Show and Tell #10 - Vilas Silverton
Vilas Silverton is a Ceramic Artist that will teach the Illustrating Clay workshop here in January 2018. His work is based upon and flows from his inner life of self enquiry that encompasses prayer, meditation and service. In his practice Vilas concentrates on the spiritual heart, which encourages a simplicity that guides both his life and work.
In recent years, this output has expanded to include paintings, prints and the use of digital media. These developments have enriched his ceramic practice in which he's still drawn towards figurative and narrative pieces.
However, Vilas is still deeply in love with clay. He's particularly inspired by the infinite number of ways it can be shaped, treated and used. Its limitless potential continues to engage and inspire him.
Vilas speaks about his current work - New Ritual Objects and Zen Rogues:
"My recent ceramic work has developed from a series of iPad drawings called ‘Zen Rogues’ that I started in 2011.
Drawing upon a love of religious statuary, devotional imagery and my own inner practice, I am keen to show alternatives to the accepted western view of what constitutes spirituality.
I have been inspired by the brush drawings of Zen Master Hakuin Ekaku (1686-1769) who portrayed everyday characters in a sympathetic, profound and yet often humorous way.
Rather than repeat and reinforce traditional depictions of holiness (for example haloed saints), I have tried to show vulnerable characters whose innate goodness may not be readily apparent.
My characters may thus be seen as works in progress, ‘saints-in-the-making’ rather than finished, perfected beings."
What is your idea of perfect happiness?
To be enthusiastic in the moment without expecting anything in return.
What lies at the heart of your own desire to do your creative work?
On one hand it is a need to create for its own sake, as I feel it is a part of what makes me whole as a person. On the other hand it makes me feel my place in the world has some meaning when I am able to offer what I make for others.
What are the first things you do in developing an idea in response to a subject?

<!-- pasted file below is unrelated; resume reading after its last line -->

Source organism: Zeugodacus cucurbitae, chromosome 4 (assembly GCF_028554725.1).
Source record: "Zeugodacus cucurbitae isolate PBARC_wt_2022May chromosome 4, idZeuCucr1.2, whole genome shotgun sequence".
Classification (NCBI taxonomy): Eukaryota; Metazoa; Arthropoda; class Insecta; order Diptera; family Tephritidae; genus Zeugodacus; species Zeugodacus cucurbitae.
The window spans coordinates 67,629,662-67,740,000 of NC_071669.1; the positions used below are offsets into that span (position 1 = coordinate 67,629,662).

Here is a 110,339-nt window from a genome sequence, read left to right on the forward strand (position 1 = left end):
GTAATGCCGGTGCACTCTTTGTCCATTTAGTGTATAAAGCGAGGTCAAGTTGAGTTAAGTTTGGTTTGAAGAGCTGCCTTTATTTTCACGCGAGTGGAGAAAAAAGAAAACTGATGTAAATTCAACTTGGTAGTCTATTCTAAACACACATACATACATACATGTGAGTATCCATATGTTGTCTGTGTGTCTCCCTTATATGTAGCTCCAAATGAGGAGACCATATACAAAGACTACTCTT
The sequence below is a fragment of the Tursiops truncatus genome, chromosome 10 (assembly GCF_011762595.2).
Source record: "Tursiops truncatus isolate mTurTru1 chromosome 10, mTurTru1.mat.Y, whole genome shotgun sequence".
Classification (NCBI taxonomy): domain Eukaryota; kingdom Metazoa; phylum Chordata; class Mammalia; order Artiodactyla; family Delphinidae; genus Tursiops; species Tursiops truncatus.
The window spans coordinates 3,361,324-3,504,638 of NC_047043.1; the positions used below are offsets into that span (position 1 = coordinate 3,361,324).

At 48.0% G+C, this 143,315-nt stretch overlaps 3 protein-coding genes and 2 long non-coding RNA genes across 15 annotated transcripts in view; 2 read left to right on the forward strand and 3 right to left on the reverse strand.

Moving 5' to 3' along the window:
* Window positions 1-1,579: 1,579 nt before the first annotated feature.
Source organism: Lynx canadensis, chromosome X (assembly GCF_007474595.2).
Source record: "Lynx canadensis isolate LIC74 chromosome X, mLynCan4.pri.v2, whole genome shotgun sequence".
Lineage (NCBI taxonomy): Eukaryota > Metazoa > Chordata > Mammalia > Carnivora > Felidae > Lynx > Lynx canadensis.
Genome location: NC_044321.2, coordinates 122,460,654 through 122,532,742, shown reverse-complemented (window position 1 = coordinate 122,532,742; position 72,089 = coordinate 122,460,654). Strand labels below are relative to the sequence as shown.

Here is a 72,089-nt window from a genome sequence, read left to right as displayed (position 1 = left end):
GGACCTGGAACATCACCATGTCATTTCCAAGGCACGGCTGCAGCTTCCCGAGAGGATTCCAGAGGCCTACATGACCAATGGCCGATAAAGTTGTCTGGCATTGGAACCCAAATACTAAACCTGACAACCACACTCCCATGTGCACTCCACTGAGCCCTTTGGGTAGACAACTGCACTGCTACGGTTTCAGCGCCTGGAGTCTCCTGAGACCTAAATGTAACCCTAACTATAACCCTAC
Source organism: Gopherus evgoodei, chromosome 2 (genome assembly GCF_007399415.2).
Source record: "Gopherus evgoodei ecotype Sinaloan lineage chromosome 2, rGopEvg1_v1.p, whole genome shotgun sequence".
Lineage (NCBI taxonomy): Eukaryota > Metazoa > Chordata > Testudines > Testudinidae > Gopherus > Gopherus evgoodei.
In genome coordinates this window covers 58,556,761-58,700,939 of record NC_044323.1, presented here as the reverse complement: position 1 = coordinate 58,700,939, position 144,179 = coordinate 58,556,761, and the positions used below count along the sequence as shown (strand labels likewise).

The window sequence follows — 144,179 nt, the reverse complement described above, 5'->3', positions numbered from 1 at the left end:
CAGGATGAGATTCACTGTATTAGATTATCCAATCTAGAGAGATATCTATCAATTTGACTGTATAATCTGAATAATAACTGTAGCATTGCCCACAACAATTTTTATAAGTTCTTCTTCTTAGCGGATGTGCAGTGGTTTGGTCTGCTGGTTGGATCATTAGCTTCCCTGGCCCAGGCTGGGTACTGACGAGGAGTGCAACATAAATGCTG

I tend not to work from prescribed subjects as a rule because my best work does not come from ideas as such, but as a spontaneous inner inspiration of the heart. This inspiration is accompanied by a surge of energy that compels it to see the light of day. It is a state beyond the mind which I access through my meditation. Before working, I try to make my mind calm, quiet and tranquil so that I can faithfully listen to my inner voice and make what I am meant to make to the best of my ability. I will use the mind at times to work out technical or logistical elements of the piece as necessary, but for most of my time I will try and remain in the flow of the heart. Whilst working I try and be in a good space, and for this I work without distractions like music and chat. When I have finished, I again meditate for a brief moment in gratitude for my gifts and to offer my work to the world without a desire or expectation for what will happen or how it will be received. I try to be detached, but they are still my creations and I am very fond of them!
Choose 1, 2 or 3 of your all-time favourite artists.
I have a spiritual master and meditation teacher by the name of Sri Chinmoy who I will choose as number 1. Amongst other things, He was very artistic with a prolific output of drawings and paintings. His drawings often took the form of birds which he called ‘Dream-Freedom-Peace-Birds’. They are quickly drawn spontaneous works that I find beautiful and charming. His paintings (usually acrylic) are similarly spontaneous and map the dance of light that exists behind all things and as such appear abstract to the outer eye. To the inner eye and heart however, their significance becomes more apparent.